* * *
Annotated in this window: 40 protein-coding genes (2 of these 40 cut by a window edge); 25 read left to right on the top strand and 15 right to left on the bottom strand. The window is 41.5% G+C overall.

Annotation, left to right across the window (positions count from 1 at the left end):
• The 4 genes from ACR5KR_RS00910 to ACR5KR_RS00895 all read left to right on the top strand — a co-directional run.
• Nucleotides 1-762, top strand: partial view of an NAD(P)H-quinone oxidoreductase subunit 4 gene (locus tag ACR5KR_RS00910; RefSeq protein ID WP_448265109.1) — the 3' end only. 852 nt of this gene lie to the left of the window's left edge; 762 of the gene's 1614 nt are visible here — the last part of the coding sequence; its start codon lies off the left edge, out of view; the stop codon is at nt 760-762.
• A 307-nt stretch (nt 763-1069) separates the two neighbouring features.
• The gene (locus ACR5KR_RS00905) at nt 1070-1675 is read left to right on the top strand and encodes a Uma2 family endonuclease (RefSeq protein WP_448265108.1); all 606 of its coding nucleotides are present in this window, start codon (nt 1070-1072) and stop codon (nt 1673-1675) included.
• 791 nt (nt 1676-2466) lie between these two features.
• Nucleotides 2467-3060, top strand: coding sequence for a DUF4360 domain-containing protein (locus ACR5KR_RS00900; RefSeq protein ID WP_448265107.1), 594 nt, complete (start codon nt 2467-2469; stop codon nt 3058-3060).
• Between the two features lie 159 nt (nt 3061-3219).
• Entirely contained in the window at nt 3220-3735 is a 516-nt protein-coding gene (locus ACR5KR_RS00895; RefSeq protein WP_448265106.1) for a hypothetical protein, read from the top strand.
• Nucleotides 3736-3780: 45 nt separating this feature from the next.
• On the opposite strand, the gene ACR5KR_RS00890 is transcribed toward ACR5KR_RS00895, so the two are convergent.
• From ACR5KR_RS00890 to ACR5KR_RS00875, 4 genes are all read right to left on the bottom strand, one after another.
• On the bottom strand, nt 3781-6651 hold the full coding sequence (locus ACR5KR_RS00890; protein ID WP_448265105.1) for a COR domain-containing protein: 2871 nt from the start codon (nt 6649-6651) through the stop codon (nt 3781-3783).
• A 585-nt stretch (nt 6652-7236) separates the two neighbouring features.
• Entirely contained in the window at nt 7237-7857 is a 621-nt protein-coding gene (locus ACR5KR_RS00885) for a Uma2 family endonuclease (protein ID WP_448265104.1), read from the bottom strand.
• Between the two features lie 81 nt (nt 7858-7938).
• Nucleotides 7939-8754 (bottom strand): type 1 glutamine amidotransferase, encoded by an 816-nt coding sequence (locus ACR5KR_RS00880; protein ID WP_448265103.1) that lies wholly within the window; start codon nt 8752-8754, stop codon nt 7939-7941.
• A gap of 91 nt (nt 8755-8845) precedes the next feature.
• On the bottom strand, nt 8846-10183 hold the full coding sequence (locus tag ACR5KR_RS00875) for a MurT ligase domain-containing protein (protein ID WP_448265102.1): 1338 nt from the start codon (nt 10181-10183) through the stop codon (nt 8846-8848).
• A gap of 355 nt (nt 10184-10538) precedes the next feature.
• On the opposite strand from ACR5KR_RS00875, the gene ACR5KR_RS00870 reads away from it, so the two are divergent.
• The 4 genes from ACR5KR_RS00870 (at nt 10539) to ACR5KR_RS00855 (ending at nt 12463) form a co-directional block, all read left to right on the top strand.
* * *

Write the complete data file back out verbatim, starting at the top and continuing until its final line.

Annotated in this window: 40 protein-coding genes (2 of these 40 cut by a window edge); 25 read left to right on the top strand and 15 right to left on the bottom strand. The window is 41.5% G+C overall.

Annotation, left to right across the window (positions count from 1 at the left end):
• The 4 genes from ACR5KR_RS00910 to ACR5KR_RS00895 all read left to right on the top strand — a co-directional run.
• Nucleotides 1-762, top strand: partial view of an NAD(P)H-quinone oxidoreductase subunit 4 gene (locus tag ACR5KR_RS00910; RefSeq protein ID WP_448265109.1) — the 3' end only. 852 nt of this gene lie to the left of the window's left edge; 762 of the gene's 1614 nt are visible here — the last part of the coding sequence; its start codon lies off the left edge, out of view; the stop codon is at nt 760-762.
• A 307-nt stretch (nt 763-1069) separates the two neighbouring features.
• The gene (locus ACR5KR_RS00905) at nt 1070-1675 is read left to right on the top strand and encodes a Uma2 family endonuclease (RefSeq protein WP_448265108.1); all 606 of its coding nucleotides are present in this window, start codon (nt 1070-1072) and stop codon (nt 1673-1675) included.
• 791 nt (nt 1676-2466) lie between these two features.
• Nucleotides 2467-3060, top strand: coding sequence for a DUF4360 domain-containing protein (locus ACR5KR_RS00900; RefSeq protein ID WP_448265107.1), 594 nt, complete (start codon nt 2467-2469; stop codon nt 3058-3060).
• Between the two features lie 159 nt (nt 3061-3219).
• Entirely contained in the window at nt 3220-3735 is a 516-nt protein-coding gene (locus ACR5KR_RS00895; RefSeq protein WP_448265106.1) for a hypothetical protein, read from the top strand.
• Nucleotides 3736-3780: 45 nt separating this feature from the next.
• On the opposite strand, the gene ACR5KR_RS00890 is transcribed toward ACR5KR_RS00895, so the two are convergent.
• From ACR5KR_RS00890 to ACR5KR_RS00875, 4 genes are all read right to left on the bottom strand, one after another.
• On the bottom strand, nt 3781-6651 hold the full coding sequence (locus ACR5KR_RS00890; protein ID WP_448265105.1) for a COR domain-containing protein: 2871 nt from the start codon (nt 6649-6651) through the stop codon (nt 3781-3783).
• A 585-nt stretch (nt 6652-7236) separates the two neighbouring features.
• Entirely contained in the window at nt 7237-7857 is a 621-nt protein-coding gene (locus ACR5KR_RS00885) for a Uma2 family endonuclease (protein ID WP_448265104.1), read from the bottom strand.
• Between the two features lie 81 nt (nt 7858-7938).
• Nucleotides 7939-8754 (bottom strand): type 1 glutamine amidotransferase, encoded by an 816-nt coding sequence (locus ACR5KR_RS00880; protein ID WP_448265103.1) that lies wholly within the window; start codon nt 8752-8754, stop codon nt 7939-7941.
• A gap of 91 nt (nt 8755-8845) precedes the next feature.
• On the bottom strand, nt 8846-10183 hold the full coding sequence (locus tag ACR5KR_RS00875) for a MurT ligase domain-containing protein (protein ID WP_448265102.1): 1338 nt from the start codon (nt 10181-10183) through the stop codon (nt 8846-8848).
• A gap of 355 nt (nt 10184-10538) precedes the next feature.
• On the opposite strand from ACR5KR_RS00875, the gene ACR5KR_RS00870 reads away from it, so the two are divergent.
• The 4 genes from ACR5KR_RS00870 (at nt 10539) to ACR5KR_RS00855 (ending at nt 12463) form a co-directional block, all read left to right on the top strand.